When it bounced around multiple release dates before finally falling on the schedule for a February 2018 theatrical release, the general assumption was that ‘Annihilation,’ the sci-fi film directed by Alex Garland and based on the Jeff Van Der Meer book of the same name, didn’t earn the confidence of distribution company Paramount of being a “good” film that would please audiences. Indeed, Paramount execs asked for the film’s tone to be made lighter and the ending to be changed, following a poor test screening, but producer Scott Rudin defended Garland and the film, and no changes were made. In response, Paramount elected to release the film theatrically only in the United States and Canada, and struck a deal with Netflix to distribute the movie worldwide elsewhere.
‘Annihilation’ essentially broke even at the box office, making $42 million against a reported budget of $40 million – but the film received high praise from critics and audiences alike. This sort of favorable reception usually bodes well for the idea of a sequel for a movie, but it’s possible that Garland’s experience with Paramount soured the director on wanting to return; this, in addition to the fact he has never been a sequel-seeking director to begin with. In a recent interview, when asked about a follow-up film he stated fairly unequivocally:
“I’ve got no objection to someone else doing that, but I’m not interested in the idea of a sequel. I feel like we made this movie and this is the movie we made.
“When the thing is done, I am done with it. I instantly start moving on, so I don’t even have an opinion on an ‘Annihilation’ sequel. All the way through I was clear with everyone, from the studio to the cast, I told everyone that I didn’t really see it as part of a franchise. My goal was to make this film and do the best job I can. I didn’t even conceptualize it as the start of a trilogy. Sequels are just not something I’m interested in doing. It’s like when you don’t like steak, you don’t make the decision not to eat steak, you just don’t eat steak. I just don’t do sequels.”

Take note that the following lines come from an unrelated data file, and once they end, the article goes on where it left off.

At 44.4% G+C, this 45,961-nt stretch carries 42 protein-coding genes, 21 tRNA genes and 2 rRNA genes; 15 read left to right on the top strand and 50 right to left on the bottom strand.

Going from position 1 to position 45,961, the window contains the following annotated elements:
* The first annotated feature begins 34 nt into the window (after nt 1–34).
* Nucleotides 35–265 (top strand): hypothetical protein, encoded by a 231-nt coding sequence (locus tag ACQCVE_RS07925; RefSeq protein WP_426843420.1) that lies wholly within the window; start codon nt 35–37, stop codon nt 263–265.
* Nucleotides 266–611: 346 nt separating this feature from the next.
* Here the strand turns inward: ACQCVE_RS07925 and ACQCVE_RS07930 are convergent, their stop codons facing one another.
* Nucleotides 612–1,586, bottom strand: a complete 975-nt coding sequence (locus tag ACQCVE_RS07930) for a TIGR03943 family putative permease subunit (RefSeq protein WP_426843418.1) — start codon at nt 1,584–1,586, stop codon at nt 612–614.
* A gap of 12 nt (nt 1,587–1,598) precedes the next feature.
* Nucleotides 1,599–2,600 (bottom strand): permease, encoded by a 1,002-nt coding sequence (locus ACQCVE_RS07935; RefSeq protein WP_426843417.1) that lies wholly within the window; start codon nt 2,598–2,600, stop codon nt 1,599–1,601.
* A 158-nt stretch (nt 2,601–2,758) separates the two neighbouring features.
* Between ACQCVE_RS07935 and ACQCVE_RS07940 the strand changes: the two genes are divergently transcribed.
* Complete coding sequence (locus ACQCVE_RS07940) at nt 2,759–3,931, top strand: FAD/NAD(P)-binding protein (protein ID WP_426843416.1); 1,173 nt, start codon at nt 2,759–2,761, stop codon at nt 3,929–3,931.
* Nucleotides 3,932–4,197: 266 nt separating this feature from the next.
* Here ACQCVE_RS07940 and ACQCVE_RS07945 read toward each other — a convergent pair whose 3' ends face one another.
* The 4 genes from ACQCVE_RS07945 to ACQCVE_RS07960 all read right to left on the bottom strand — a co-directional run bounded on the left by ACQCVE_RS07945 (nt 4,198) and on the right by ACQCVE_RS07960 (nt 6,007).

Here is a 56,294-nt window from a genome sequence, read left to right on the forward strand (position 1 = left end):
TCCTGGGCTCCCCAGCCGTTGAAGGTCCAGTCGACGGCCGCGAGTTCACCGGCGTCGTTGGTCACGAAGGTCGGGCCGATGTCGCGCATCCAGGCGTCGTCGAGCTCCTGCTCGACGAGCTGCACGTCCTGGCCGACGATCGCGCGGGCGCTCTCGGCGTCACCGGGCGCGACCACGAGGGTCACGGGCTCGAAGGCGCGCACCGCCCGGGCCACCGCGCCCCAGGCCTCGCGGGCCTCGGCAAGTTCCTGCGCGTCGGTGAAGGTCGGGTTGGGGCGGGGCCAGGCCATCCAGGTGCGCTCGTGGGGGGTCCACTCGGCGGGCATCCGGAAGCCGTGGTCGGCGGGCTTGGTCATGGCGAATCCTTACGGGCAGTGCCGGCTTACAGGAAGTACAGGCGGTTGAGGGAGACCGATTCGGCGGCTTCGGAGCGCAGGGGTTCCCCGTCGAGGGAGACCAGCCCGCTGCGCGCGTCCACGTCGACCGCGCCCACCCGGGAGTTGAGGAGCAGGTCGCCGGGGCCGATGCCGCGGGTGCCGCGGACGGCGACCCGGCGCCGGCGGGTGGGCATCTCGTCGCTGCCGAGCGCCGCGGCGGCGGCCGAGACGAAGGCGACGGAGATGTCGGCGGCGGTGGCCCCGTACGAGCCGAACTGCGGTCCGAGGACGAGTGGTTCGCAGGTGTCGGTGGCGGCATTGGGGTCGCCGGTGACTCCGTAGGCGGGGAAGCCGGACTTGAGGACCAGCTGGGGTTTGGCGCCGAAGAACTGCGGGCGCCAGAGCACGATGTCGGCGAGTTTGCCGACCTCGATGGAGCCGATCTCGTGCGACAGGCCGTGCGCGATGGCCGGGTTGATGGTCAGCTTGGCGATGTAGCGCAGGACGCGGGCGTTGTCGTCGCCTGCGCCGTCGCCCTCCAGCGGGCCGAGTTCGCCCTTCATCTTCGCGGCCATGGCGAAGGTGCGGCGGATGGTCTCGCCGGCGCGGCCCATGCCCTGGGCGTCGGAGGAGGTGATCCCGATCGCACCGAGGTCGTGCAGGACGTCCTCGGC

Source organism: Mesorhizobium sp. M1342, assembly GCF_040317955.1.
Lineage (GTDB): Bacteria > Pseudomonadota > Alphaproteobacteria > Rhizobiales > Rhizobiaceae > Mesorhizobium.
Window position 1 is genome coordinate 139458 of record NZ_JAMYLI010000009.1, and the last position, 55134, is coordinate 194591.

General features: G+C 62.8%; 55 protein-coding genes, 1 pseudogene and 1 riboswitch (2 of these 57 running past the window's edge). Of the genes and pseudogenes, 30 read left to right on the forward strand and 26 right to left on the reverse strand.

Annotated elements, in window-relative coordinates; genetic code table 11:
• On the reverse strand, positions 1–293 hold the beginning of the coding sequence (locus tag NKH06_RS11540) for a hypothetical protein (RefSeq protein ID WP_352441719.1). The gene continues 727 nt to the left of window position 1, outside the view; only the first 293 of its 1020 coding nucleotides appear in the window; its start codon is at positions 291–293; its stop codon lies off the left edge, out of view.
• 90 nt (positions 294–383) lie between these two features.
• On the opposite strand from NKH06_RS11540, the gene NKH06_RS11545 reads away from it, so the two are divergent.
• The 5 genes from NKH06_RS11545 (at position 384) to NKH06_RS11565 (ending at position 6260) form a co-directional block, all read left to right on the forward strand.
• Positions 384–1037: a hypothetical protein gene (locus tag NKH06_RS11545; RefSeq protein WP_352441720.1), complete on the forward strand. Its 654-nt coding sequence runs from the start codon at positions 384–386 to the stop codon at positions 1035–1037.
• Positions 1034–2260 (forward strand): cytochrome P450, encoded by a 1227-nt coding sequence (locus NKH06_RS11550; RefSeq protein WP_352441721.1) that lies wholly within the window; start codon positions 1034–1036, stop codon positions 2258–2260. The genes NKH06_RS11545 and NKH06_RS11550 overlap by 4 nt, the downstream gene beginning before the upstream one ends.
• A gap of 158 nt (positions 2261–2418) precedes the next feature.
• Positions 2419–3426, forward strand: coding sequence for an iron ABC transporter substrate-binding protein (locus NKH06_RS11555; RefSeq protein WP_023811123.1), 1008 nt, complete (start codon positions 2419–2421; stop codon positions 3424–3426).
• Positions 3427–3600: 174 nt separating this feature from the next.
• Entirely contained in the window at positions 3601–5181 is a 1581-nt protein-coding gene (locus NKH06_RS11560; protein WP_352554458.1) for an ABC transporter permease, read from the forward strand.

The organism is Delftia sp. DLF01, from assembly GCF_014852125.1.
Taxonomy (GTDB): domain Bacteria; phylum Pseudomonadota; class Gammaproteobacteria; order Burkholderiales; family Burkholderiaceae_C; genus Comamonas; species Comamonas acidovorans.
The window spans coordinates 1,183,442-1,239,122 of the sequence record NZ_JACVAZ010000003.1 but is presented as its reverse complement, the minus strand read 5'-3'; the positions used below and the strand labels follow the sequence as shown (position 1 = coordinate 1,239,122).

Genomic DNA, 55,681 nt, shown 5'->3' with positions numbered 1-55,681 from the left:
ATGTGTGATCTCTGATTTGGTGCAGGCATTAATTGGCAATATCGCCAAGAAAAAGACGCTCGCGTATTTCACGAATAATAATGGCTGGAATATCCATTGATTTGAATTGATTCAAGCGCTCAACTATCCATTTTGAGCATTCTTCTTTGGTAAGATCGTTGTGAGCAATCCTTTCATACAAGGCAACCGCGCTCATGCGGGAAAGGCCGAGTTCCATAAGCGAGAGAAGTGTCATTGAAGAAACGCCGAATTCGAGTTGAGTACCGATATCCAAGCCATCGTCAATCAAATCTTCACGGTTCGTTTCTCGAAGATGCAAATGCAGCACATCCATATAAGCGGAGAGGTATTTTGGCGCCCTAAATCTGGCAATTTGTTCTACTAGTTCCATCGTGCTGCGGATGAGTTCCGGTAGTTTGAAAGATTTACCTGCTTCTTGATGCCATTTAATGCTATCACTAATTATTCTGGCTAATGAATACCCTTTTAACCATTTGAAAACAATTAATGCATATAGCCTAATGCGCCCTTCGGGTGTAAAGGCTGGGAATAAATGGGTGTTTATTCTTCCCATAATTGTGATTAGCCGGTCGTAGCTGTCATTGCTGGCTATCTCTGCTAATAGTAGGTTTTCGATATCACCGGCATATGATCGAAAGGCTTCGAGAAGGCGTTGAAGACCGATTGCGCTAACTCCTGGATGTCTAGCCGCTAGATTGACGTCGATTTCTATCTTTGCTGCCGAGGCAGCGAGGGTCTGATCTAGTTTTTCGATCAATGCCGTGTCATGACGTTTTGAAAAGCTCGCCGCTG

For his part, it’s clear that Garland was heavily invested in the creation of the film and the response it elicited in both viewers and critics, with the latter even drawing comparisons between Garland and legendary genre directors:
“‘Annihilation’ was a very kind of internal, intuitive kind of filmmaking. There were pieces I read that people had written about the nature of self-destruction and depression and these kinds of internal collapses, and for me those were very effective on many levels. One of them was just a huge sense of release. That some of the non-overt structure of the film hand landed with people, that affected me. You never know if that’s going to be the case.
“I somehow felt like I was told it wasn’t going to work for everyone and so when it did, I was genuinely surprised. I was truly taken aback by it. It was kind of amazing and moving to tell you the truth. You can’t take the comparisons to Kubrick or Tarkovsky seriously, but the people talking about the way it related to a very personal aspect of their life or their psychology, now that was very powerful for me.”
‘Annihilation’ is now available in the US on streaming and home-video release.